From Socialist Worker Review, No.130, April 1990, pp.30-31.
Transcribed & marked up by Einde O’Callaghan for the Marxists’ Internet Archive.
The Search for Enlightenment: The Working Class and Adult Education in the Twentieth Century
ed. Brain Simon
Lawrence and Wishart £19.95
‘MANY SLEEPY trades councils and Labour Parties were astonished by a violent conflict between rival WEA and “Plebs” propagandists, and gained the erroneous idea that a course of lectures would be as exciting as a free fight.’
Not a quotation from this book, but from Cole and Postgate’s, The Common People (1746-1946). It refers to the 1920s and is a good start because Cole (Workers Educational Association) and Postgate (Plebs League and National Council for Labour Colleges) were on opposite sides at the time, yet neither had any doubt that the issue was important. Why?
‘Adult Education’ conjures up impressions of local authority classes in dressmaking, pottery, French or whatever (all very useful, now under Thatcherite attack and to be defended) or of FE courses and perhaps the Open University. These are important to many of us but hardly the stuff of passionate debate, let alone free fights.
The real issue, and the subject of this book, is the class content of adult education. That is, its role in strengthening or opposing capitalist society and therefore, it soon emerged, for or against the right wing in the labour movement.
This is a collection of ten substantial articles by six authors (seven if you count Eddie and Ruth Frow separately, as no doubt you should). For this reviewer the articles by Brian Simon (one plus introduction), the Frows (one), Margaret Cohen (the first of her two) and the three by John Mcllroy are the most important and the most exciting. But read Fieldhouse and Fryer too.
Early in this century the overwhelmingly dominant Liberal/Conservative consensus began to crack. Consensus did not mean agreement about this or that issue. There were sharp conflicts over how to keep and control Ireland and many other issues.
It did mean that the Liberal Party (the classic bourgeois party) and the now thoroughly bourgeoisified Tories could fight out their differences on the assumption that the working class majority of the people had no independent leadership or any possibility of one except in pressure group terms (the Labour Representation Committee/Labour Party from 1900 on).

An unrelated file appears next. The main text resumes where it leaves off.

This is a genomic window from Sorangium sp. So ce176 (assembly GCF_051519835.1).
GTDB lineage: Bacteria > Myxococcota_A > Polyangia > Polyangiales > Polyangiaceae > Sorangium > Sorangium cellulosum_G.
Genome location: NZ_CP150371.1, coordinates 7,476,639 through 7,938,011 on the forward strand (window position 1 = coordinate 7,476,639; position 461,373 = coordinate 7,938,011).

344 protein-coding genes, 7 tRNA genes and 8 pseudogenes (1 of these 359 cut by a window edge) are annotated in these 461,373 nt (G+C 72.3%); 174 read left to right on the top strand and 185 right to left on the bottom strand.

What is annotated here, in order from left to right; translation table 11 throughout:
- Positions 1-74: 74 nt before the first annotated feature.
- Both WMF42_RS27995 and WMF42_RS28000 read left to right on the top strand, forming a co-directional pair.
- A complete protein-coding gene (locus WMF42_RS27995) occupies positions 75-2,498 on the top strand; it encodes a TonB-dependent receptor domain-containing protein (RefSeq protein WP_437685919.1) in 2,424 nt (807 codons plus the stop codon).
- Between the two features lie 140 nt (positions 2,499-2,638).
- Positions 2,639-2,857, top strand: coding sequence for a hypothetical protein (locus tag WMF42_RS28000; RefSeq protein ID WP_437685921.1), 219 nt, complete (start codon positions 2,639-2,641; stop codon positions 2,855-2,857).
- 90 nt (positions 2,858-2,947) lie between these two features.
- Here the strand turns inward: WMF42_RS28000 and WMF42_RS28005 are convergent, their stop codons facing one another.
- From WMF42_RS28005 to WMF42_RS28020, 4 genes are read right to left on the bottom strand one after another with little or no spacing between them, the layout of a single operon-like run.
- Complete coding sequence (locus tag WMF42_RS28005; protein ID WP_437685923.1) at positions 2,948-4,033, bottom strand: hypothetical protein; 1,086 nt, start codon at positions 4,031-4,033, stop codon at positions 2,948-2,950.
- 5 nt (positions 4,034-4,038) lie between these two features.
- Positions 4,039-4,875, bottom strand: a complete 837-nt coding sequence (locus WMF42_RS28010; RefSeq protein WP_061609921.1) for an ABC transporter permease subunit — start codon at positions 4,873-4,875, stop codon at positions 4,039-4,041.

The ruling class had defeated the ‘unrest’ of the period 1812-22 (by brutal repression), the emerging mass trade unionism of the 1830s and the Chartist movement of the 1840s. They had tamed the craft unions which emerged in the 1850s and 1860s and had ridden the political revolts of the 1860s and the industrial revolts of the late 1880s and early 1890s.
They had also conquered a large part of the world and still dominated a good part of the rest through ‘free trade’ – or market forces as they say today. Their ‘common sense’ ideas saturated nearly all the classes.
All this was shaken to its foundation by the Great Unrest, the working class revolts of 1909-14.
This formed the background to the development of both the Labour Colleges movement, and the state-supported, Workers Educational Association and, to jump ahead, the Workers Educational Trade Union Committee (WETUC).
Ruskin College had been formed in 1899 and the WEA in 1903 but neither matured much before the Great Unrest.
The idea behind the WEA was, according to their founding statement, ‘to extend the benefits of a liberal association to working men’ (women had not yet been thought of). The classes were given by established University lecturers and the content, naturally, was the dominant Liberal/Conservative ideology.
The Labour College Movement, originating from the strike of Ruskin students in 1909, challenged the whole basis of this Liberal, paternalistic ‘education.’
‘Oxford, city of dreaming spires and bleeding liars’, (an early Labour College verse), gives the spirit of the thing.
The teaching was based on what was known as MCH (Materialist Conception of History) against liberal-bourgeois ideology: the theory of value against the dominant marginal utility theory and the state as an instrument of capitalist class rule against the notion of a ‘impartiality’. In short, it was for Marxist ideas against bourgeois ideas.
Incidentally, in spite of the prejudices of many of its supporters, the Labour College Movement was the first to accept women on equal terms.
What about the NCLC and the WEA? The NCLC which had three component parts until 1928-9-the Plebs League; the Central Labour College and district colleges; and, after 1921, the centre run by J.P.M. Millar – grew in the period of working class radicalisation from 1918 to 1926.
The state-supported WEA, and its ‘front organisation’, the Workers Educational Trades Union Committee (WETUC) lagged far behind.
The First World War, the Russian Revolution, the end of the German and Austrian Kaisers and the revolt of the Irish people; all radicalised a wide layer (although still a minority) of working people. This was grist to the mill of the Labour Colleges. Brian Simon calls this the ‘heroic period’ of the Labour College Movement and it lasted, with ups and downs, until 1926-7.
The shattering defeat of the 1926 General Strike not only exposed the limitations of ‘Labour College Marxism’, which was abstract and general, but also enormously strengthened the right wing in the greatly weakened workers’ movement.
The essence of the movement was lost for a long period after the defeat of the General Strike.
We come back to the question of the Communist Party in the 1920s and 1930s. There can be no independent working class educational movement unless there is a sizeable revolutionary party. True, the NCLC survived until 1964. But from 1934 onwards the CP, moving rightwards, effectively shifted its emphasis towards its own ‘Marx House’ operation and then to the WEA.
Last updated on 29 May 2010